This blog is a forum for discussing Citizens United v. Federal Election Commission and the people it affects. The discussion also featured a panel of speakers and a dialogue on April 11 in Jamaica Plain. Questions/comments can be sent to firstname.lastname@example.org.
An editorial in today’s New York Times (published online yesterday) criticizes a super PAC whose goal it is not to advance a political agenda but to challenge incumbents. It makes some good points but there is one line in its conclusion on super PACs generally that deserves further exploration: “Attack ads, which are their stock in trade, are tainting the political process and turning off many voters.”
While John McCain may agree with this statement, it would nice if that belief could be corroborated with more than just intuition. As Nick Gillespie of Reason has argued, despite McCain’s objection to the tone, negative ads actually contain more information for voters than positive ads. And it’s not just a libertarian magazine that sees the benefit. This week, Paul Begala, Democratic commentator and now adviser to Obama’s super PAC, published a piece in Newsweekpraising negative ads because he finds them more engaging.
Yesterday, on the March 18th episode of NBC’s Meet the Press program, Republican Senator from Arizona, and former Republican presidential nominee, John McCain appeared as host David Gregory’s featured guest. When questioned on the current Republican presidential primary process, the Senator, a ranking member of the Armed Services Committee and widely respected by Republican and Democratic Congressmen alike, took the opportunity to blast the United States Supreme Court over its decision in Citizens United v Federal Election Commission while lamenting the prominent role Super PACs have come to play in the American political process.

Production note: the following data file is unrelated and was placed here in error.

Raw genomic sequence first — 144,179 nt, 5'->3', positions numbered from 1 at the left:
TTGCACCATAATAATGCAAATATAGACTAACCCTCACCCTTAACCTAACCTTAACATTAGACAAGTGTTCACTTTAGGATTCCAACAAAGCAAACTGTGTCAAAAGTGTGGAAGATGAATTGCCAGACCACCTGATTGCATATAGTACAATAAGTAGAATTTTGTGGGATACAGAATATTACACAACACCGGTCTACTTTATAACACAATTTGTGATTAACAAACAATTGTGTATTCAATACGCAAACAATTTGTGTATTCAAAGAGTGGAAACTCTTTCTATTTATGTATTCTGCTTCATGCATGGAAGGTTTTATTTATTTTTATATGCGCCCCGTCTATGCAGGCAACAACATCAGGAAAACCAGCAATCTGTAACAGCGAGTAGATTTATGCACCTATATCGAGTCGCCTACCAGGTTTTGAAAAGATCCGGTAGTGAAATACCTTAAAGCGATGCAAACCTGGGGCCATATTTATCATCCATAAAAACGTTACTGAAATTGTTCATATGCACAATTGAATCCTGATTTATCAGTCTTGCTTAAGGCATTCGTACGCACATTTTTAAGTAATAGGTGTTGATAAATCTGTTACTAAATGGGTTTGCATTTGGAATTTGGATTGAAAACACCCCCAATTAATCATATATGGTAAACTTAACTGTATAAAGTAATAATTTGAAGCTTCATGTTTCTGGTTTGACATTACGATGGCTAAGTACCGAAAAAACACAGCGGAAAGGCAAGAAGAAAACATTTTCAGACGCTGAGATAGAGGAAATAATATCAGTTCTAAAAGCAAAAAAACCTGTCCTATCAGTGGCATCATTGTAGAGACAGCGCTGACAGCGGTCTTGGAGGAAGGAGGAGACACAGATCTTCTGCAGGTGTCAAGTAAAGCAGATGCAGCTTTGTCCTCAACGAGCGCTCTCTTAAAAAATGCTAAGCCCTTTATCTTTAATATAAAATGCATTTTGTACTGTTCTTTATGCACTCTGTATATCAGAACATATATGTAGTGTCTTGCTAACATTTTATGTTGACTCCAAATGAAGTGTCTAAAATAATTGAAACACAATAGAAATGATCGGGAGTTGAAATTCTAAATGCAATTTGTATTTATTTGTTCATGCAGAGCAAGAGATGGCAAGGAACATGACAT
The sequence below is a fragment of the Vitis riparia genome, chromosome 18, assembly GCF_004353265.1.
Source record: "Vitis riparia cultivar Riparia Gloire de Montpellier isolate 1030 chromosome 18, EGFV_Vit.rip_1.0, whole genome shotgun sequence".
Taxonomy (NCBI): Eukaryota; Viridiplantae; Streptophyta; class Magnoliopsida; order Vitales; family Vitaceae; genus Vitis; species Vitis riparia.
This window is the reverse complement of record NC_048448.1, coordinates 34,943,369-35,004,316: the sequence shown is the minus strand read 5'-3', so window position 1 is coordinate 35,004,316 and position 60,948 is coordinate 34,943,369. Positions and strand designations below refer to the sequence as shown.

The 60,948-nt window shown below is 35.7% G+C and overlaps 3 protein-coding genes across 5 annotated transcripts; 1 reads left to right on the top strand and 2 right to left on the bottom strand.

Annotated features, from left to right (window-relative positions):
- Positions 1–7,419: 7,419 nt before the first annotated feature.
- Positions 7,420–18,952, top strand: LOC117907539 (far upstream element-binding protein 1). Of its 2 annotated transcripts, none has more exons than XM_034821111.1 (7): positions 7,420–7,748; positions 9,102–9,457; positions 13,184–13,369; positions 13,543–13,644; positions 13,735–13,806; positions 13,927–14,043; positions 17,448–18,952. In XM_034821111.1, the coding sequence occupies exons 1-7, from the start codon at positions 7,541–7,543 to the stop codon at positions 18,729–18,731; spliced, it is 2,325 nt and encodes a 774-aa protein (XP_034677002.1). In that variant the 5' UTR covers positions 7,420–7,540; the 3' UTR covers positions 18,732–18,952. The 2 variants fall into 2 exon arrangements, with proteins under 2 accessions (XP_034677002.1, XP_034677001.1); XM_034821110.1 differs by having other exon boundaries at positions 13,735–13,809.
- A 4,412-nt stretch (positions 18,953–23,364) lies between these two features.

Senator McCain, who has endorsed former Massachusetts Governor Mitt Romney in the Republican primary race, responded to a question asking why Mr. Romney had yet to seal the deal on obtaining his party’s nomination to run against President Barack Obama in the upcoming election. Senator McCain placed a large amount of the blame on the emergence of Super PACs stating, “Super PACs have played a key role, unfortunately in my view, because most of them are negative ads, they’ve driven up the unfavorables of all the candidates and made it much more difficult frankly to win the election in November.”
McCain described this current election season as the “nastiest” he has ever witnessed and placed the blame squarely on the presence of Super PACs. “When you have a Las Vegas Casino mogul, by the way who gets part of his money from Macau, pouring 20 million dollars into one campaign and most of those are negatives ads, obviously those drive up people’s unfavorable” noted McCain.
However, the Senator did not stop there and proceeded to explicitly attack the Supreme Court, declaring the election climate is, “a result of the worst decision the United States Supreme Court has made in many years - the Citizens United decision – where out of naivete and sheer ignorance, the majority of the Supreme Court just…released all money, now, there will be scandals David, there will be scandals and then maybe we will reform again.”